It's not what you might think it’s about. It's not even a single, now-you-get-it conversation. It's an ongoing, long-term conversation families need to have about safe, constructive use of the Net and communications devices because both kids and technology keep changing. Marian Merritt, Symantec's chief online-safety evangelist, recently wrote about it, and I agree with her: "Your goal," she suggests to parents, "is to understand how your child is using technology, recognize any potential risk factors that need addressing and ensure you are the person your child can go to if something weird should happen when they are on the Web." All of that's important, especially that last point, because research shows that kids don't talk to parents about bad stuff that happens online, and we need to do everything possible to encourage them to. Merritt offers talking points for "the talk(s)" in the form of some questions you can start off with, but don't forget another good bit of advice: "Have the conversation during a quiet time when there are no time pressures," have the online computer at hand in case you want to check things out together, and "keep the chat neutral, not confrontational" so your child will continue the conversation willingly the next time!
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NetFamilyNews – by Anne Collier
- What are we really seeing in the social media fishbowl?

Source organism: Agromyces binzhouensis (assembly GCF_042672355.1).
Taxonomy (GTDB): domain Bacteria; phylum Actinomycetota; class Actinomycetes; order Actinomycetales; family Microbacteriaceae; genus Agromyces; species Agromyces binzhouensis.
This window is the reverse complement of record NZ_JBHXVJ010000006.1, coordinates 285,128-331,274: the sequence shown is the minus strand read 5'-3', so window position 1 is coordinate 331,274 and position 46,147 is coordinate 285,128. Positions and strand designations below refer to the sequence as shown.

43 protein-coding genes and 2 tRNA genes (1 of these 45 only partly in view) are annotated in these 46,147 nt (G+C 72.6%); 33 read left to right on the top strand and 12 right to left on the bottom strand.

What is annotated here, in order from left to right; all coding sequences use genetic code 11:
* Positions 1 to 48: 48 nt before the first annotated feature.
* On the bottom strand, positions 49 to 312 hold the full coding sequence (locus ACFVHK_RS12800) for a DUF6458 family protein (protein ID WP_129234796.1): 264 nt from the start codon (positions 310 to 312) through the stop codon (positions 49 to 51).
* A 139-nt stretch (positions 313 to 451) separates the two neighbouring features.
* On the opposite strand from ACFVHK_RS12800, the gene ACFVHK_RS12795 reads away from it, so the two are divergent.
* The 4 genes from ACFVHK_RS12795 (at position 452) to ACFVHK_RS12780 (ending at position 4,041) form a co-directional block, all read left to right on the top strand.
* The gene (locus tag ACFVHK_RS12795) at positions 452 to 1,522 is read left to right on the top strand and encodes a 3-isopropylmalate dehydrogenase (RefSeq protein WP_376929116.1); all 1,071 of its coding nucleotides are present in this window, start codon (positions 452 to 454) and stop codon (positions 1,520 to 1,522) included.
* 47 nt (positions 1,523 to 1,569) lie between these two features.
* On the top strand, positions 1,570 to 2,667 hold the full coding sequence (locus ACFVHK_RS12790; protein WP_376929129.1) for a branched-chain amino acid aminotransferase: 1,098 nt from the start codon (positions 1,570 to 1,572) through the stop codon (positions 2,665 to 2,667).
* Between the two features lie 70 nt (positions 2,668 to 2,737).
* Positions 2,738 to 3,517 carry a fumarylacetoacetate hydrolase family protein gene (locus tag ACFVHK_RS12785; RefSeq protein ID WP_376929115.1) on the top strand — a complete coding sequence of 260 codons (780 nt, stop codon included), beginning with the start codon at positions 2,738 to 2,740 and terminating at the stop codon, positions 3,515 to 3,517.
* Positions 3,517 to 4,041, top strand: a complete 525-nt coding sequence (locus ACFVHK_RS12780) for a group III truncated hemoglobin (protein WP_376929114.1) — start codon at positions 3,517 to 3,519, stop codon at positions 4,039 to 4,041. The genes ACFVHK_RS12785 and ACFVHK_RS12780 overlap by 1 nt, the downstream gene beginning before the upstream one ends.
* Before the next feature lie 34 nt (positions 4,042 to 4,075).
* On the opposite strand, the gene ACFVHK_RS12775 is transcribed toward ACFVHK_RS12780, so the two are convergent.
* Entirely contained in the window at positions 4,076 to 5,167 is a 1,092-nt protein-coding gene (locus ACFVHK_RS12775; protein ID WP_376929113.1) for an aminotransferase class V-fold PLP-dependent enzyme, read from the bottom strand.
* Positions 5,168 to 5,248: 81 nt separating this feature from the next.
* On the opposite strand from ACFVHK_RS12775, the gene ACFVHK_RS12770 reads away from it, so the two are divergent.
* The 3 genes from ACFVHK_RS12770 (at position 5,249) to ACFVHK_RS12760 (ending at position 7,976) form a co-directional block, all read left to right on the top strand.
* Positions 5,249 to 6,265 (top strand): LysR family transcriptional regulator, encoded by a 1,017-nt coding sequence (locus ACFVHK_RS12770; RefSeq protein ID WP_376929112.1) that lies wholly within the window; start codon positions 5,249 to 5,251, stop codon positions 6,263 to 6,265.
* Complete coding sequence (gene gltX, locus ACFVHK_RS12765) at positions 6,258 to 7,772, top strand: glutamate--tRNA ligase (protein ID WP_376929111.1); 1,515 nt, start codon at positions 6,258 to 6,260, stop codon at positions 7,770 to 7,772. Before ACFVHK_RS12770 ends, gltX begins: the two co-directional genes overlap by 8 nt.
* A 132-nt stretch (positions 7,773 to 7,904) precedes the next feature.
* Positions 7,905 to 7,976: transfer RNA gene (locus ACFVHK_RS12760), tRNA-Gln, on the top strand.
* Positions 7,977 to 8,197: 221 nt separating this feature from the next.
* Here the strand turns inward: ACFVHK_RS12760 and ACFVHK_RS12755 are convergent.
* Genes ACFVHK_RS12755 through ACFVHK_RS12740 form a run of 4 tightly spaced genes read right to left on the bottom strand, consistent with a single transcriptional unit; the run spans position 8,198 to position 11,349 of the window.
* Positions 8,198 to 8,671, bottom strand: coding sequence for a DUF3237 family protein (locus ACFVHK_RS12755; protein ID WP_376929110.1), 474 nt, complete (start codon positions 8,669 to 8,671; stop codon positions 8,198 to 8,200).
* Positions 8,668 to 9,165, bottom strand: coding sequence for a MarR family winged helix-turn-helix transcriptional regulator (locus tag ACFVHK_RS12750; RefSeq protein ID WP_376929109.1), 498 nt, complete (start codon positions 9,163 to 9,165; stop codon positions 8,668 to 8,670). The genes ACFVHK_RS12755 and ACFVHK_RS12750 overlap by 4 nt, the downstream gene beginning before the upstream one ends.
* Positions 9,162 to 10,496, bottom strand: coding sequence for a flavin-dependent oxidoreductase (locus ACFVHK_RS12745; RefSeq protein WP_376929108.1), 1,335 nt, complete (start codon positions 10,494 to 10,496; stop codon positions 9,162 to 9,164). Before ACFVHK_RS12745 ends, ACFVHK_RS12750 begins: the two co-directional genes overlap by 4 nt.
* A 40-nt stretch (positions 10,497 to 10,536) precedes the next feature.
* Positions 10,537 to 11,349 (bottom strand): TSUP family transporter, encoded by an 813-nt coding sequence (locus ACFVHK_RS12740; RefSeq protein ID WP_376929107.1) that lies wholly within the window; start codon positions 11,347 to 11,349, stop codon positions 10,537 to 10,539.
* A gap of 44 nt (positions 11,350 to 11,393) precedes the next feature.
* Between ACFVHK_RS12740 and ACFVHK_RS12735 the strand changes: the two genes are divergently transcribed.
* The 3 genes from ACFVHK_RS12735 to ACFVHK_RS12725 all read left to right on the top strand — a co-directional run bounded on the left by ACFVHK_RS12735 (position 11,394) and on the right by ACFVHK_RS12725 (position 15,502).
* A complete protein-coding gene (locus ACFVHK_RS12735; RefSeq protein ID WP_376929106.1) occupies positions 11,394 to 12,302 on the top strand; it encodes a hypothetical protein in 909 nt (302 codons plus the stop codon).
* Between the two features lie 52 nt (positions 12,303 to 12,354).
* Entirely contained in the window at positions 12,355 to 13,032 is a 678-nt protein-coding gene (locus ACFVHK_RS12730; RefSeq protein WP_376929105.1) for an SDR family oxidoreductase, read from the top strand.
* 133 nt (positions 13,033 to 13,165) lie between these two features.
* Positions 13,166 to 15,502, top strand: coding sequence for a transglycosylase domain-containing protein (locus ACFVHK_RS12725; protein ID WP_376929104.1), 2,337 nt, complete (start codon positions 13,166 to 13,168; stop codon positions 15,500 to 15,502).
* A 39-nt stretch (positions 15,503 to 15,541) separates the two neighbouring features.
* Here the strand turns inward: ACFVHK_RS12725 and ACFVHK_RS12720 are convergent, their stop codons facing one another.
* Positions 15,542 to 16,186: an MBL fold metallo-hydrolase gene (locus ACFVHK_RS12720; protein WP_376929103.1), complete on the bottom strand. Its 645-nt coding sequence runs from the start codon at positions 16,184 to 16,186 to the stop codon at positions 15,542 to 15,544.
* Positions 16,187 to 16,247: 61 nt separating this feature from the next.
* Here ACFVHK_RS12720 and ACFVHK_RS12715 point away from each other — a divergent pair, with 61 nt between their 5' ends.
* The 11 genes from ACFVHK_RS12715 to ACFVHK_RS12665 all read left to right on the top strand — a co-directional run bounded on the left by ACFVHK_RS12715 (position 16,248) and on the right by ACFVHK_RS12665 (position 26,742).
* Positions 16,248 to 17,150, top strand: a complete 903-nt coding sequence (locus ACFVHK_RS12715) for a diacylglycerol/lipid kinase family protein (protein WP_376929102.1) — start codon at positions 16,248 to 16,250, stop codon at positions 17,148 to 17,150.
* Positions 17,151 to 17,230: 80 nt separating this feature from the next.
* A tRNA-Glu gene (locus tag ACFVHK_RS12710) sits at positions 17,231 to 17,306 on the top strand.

- Spoiler alert: Kid loves teaching Twitter to Dad
- At the IGF: Youth participation = greater youth e-safety
- Enabling peer protection: Knowledge is empowerment
- Millennials’ changing social media use: Survey
- Heard of Twitch? Amazon has!
- Dealing with the nasties online
- Leadership in bullying prevention and so much more
Analysis & News – by Larry Magid
- High school kids show strong support for First Amendment
- UN bringing child rights into the digital age
- IGF attendees complain about censorship in Turkey while some advocate it for youth
- Internet Governance Forum topics include human rights, network neutrality and child protection
- Protecting children online needs to allow for their right to free speech
- It’s time for schools to upgrade both technology and pedagogy
- Why Google (and Facebook) should admit kids under 13
- As Ferguson struggles, Georgia teens create app to rate police departments